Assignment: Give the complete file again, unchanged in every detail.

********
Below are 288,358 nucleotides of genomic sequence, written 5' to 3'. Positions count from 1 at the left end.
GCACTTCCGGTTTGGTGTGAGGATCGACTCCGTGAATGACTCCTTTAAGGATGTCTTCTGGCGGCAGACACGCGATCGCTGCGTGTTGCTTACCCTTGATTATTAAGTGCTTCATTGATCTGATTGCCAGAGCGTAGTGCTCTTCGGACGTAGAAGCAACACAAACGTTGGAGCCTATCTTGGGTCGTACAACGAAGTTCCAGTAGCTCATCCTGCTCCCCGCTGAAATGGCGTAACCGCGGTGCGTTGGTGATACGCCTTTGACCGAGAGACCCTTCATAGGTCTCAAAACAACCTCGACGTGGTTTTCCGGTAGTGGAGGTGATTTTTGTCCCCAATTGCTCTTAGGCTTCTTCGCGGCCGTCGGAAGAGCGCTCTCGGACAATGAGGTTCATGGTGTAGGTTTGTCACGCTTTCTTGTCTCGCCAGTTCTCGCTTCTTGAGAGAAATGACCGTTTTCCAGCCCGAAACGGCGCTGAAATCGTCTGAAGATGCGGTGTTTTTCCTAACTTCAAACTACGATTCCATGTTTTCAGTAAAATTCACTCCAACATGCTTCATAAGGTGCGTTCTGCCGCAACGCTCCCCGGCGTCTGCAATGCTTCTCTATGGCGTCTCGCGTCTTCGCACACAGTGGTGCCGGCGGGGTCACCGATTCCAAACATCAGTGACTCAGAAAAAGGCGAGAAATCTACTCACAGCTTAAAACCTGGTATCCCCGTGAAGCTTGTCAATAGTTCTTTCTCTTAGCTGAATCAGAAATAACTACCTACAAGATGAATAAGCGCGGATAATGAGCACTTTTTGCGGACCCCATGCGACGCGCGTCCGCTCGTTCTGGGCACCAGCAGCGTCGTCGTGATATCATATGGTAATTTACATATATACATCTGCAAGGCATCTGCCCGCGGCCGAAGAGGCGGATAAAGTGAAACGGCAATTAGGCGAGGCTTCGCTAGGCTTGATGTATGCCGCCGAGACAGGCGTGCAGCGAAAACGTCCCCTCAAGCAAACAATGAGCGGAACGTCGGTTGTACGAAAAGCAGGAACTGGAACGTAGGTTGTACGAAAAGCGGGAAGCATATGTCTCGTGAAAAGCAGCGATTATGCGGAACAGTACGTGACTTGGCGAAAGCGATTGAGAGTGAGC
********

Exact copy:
Below are 288,358 nucleotides of genomic sequence, written 5' to 3'. Positions count from 1 at the left end.
GCACTTCCGGTTTGGTGTGAGGATCGACTCCGTGAATGACTCCTTTAAGGATGTCTTCTGGCGGCAGACACGCGATCGCTGCGTGTTGCTTACCCTTGATTATTAAGTGCTTCATTGATCTGATTGCCAGAGCGTAGTGCTCTTCGGACGTAGAAGCAACACAAACGTTGGAGCCTATCTTGGGTCGTACAACGAAGTTCCAGTAGCTCATCCTGCTCCCCGCTGAAATGGCGTAACCGCGGTGCGTTGGTGATACGCCTTTGACCGAGAGACCCTTCATAGGTCTCAAAACAACCTCGACGTGGTTTTCCGGTAGTGGAGGTGATTTTTGTCCCCAATTGCTCTTAGGCTTCTTCGCGGCCGTCGGAAGAGCGCTCTCGGACAATGAGGTTCATGGTGTAGGTTTGTCACGCTTTCTTGTCTCGCCAGTTCTCGCTTCTTGAGAGAAATGACCGTTTTCCAGCCCGAAACGGCGCTGAAATCGTCTGAAGATGCGGTGTTTTTCCTAACTTCAAACTACGATTCCATGTTTTCAGTAAAATTCACTCCAACATGCTTCATAAGGTGCGTTCTGCCGCAACGCTCCCCGGCGTCTGCAATGCTTCTCTATGGCGTCTCGCGTCTTCGCACACAGTGGTGCCGGCGGGGTCACCGATTCCAAACATCAGTGACTCAGAAAAAGGCGAGAAATCTACTCACAGCTTAAAACCTGGTATCCCCGTGAAGCTTGTCAATAGTTCTTTCTCTTAGCTGAATCAGAAATAACTACCTACAAGATGAATAAGCGCGGATAATGAGCACTTTTTGCGGACCCCATGCGACGCGCGTCCGCTCGTTCTGGGCACCAGCAGCGTCGTCGTGATATCATATGGTAATTTACATATATACATCTGCAAGGCATCTGCCCGCGGCCGAAGAGGCGGATAAAGTGAAACGGCAATTAGGCGAGGCTTCGCTAGGCTTGATGTATGCCGCCGAGACAGGCGTGCAGCGAAAACGTCCCCTCAAGCAAACAATGAGCGGAACGTCGGTTGTACGAAAAGCAGGAACTGGAACGTAGGTTGTACGAAAAGCGGGAAGCATATGTCTCGTGAAAAGCAGCGATTATGCGGAACAGTACGTGACTTGGCGAAAGCGATTGAGAGTGAGC